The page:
Monthly Archives: May 2015
LONDON, UK – A group of drugs being tested for cancer treatment have been shown to present promising results for spinal cord injury in mice, according to a new report.
The cancer drug called Nutlins was administered to mice as part of a cancer study, but doctors discovered that mice taking the drug recovered much more movement than those left untreated.
The Imperial College London has said the drugs should now be tested in rats and could possibly be used in human trials within 10 years.
LOS ANGELES — The worst day of Aaron Baker’s life wasn’t when the then-20-year-old professional motocross racer crashed his bike one spring day in 1999, flew over the handlebars and hit the ground head-first, paralyzing him from the neck down.
No, the worst day came a year later when Baker’s physical therapy ended. That was when his therapists, marveling that he could actually stand on his own again and move his arms some, cautioned him not to expect much more.
A new study appearing today in STEM CELLS Translational Medicine, designed to test how stem cell injections affect primates with spinal cord injury (SCI), showed the treatments significantly improved the animals’ motor function recovery and promoted faster healing, too. The researchers call their findings a step forward toward the goal of improving outcomes for humans with chronic SCI.
Previous research conducted by various groups had indicated stem cell treatments helped rats with SCI.
MYRTLE BEACH, S.C. (WBTW) – With the help of friends and family one local quadriplegic man is working towards becoming a professional body builder.
THREE YEARS AGO then 20-year-old Jack Kavanagh had the world at his feet when fate struck him an incredibly cruel blow. Now, he’s about to show us what a truly indomitable spirit is as he embarks on a road trip along the west coast of America.
August 2012. Having just finished first year Pharmacy at Trinity College, the windsurfing lifeguard was holidaying in Portugal with friends while he contemplated what came next.
LOUISVILLE, Ky. (5/23/15) — More than a dozen leading basic scientists from around the nation and the world studying neurological function made presentations to 160 fellow researchers in Louisville Wednesday and Thursday.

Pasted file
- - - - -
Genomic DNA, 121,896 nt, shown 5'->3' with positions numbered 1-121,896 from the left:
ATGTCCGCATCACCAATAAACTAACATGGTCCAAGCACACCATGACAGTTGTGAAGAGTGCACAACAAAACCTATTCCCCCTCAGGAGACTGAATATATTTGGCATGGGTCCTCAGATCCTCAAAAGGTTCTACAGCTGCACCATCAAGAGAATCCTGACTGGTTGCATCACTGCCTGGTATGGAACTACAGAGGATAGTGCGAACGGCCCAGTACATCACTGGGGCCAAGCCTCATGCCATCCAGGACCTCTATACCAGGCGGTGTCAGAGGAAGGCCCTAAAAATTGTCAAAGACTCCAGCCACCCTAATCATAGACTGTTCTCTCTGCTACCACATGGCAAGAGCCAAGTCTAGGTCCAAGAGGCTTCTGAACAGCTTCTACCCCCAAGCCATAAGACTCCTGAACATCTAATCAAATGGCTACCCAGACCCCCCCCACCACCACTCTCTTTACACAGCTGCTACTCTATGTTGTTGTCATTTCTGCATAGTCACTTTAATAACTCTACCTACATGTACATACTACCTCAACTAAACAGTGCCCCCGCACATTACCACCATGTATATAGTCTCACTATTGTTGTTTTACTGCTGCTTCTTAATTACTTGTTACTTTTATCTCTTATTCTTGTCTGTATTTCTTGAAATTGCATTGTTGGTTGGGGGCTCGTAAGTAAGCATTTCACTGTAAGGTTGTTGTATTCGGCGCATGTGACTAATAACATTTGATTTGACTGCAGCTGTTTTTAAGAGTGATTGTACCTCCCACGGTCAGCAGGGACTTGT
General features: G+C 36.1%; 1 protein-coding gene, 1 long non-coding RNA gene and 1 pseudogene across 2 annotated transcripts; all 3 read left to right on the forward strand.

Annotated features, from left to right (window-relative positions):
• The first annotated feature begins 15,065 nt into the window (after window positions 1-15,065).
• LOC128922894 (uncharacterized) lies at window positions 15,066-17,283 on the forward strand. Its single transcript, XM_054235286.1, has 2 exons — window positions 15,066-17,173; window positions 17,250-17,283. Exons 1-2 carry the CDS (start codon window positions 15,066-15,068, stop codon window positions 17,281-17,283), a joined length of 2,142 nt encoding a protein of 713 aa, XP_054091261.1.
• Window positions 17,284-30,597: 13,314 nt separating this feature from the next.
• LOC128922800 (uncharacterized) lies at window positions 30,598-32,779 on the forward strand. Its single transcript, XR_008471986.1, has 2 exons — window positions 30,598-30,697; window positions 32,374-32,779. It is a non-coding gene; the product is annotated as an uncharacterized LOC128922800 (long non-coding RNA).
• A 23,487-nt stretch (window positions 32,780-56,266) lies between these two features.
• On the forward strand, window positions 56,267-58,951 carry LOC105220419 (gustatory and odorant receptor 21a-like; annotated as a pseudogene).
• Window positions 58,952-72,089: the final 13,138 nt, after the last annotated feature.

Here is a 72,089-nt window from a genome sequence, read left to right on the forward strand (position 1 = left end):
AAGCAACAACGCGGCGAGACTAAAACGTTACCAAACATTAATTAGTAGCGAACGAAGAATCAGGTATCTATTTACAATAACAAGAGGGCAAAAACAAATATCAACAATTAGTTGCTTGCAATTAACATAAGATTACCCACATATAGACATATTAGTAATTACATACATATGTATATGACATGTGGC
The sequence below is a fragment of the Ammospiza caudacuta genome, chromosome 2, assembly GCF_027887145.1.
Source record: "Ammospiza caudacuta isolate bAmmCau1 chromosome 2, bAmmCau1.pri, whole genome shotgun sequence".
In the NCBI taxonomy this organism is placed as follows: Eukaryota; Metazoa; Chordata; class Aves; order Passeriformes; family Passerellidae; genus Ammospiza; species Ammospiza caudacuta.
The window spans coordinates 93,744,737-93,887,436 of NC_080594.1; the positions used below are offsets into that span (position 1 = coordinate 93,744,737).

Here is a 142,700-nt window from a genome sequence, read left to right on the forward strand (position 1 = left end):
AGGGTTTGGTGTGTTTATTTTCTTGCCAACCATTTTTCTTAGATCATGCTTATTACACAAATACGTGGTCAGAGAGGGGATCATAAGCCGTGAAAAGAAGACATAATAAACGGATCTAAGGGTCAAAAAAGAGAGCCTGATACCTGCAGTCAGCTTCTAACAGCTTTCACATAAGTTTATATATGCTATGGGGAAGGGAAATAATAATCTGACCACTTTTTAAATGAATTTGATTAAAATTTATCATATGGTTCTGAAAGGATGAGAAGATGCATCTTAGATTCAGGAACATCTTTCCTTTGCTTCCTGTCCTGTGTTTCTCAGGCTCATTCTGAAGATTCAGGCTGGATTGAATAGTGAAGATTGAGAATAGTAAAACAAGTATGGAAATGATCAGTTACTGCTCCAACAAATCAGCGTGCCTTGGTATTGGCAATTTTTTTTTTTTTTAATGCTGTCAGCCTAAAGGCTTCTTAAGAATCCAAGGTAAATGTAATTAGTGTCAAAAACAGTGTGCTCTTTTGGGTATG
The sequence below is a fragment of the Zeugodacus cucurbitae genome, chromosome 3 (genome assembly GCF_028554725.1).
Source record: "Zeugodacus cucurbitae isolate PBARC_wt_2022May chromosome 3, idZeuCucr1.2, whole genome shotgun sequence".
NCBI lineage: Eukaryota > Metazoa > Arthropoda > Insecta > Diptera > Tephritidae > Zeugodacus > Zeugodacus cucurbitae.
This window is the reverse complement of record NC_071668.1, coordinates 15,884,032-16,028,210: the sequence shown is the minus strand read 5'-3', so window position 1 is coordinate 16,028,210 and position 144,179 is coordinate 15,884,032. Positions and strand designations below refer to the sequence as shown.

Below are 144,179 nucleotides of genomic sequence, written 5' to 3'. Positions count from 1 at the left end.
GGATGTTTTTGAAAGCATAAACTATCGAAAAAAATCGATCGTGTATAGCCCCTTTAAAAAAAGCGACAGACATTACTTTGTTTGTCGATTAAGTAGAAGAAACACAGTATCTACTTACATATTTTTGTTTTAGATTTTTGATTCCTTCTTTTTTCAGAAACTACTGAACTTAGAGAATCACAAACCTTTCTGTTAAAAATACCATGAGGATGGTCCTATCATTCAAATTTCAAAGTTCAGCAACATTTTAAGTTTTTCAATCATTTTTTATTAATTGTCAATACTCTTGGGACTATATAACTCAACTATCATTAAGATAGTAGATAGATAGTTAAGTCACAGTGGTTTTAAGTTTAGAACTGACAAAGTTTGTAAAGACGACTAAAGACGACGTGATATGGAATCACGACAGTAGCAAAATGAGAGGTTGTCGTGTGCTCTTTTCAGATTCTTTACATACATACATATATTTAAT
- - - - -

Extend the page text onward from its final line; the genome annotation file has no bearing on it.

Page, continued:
The goal? To facilitate collaborations that will advance science leading to improved spinal cord and head injury rehabilitation.
Scientists from Sweden, Canada and the United States shared their latest neurotrauma research at the 21st Annual Kentucky Spinal Cord and Head Injury Research Trust Symposium.
Paralyzed from the neck down after suffering a gunshot wound when he was 21, Erik G. Sorto now can move a robotic arm just by thinking about it
A new thought-controlled robotic arm taps into a different part of the brain than most, which its creators say may give its paralyzed users an easier learning curve and allow for more fluid movements. They report on the success of their first patient, Erik G. Sorto, in a paper published Thursday in Science.
When Sorto, paralyzed from the neck down for a decade by a gunshot wound, signed on to have neuroprosthetics implanted in his brain, he was very clear on what his first goal would be: After years of having to ask someone to hold straws to his lips, he wanted to be able to drink a beer on his own. His medical team now reports that he’s accomplished that and more.
Neural prosthetic devices implanted in the brain’s movement center, the motor cortex, can allow patients with amputations or paralysis to control the movement of a robotic limb—one that can be either connected to or separate from the patient’s own limb.
Erik Sorto, a 34-year old American, has been unable to move his arms or legs for more than a decade, since a gunshot wound left him paralysed from the neck down. Even now, he misses the little things.
“I want to be able to drink my own beer – to be able to take a drink at my own pace, when I want to take a sip out of my beer and to not have to ask somebody to give it to me,” he said. “I really miss that independence.”
Sorto was recently able to fulfil this goal, when he became the first person in the world to have a neuro-prosthetic device implanted in a region of the brain where intentions are made.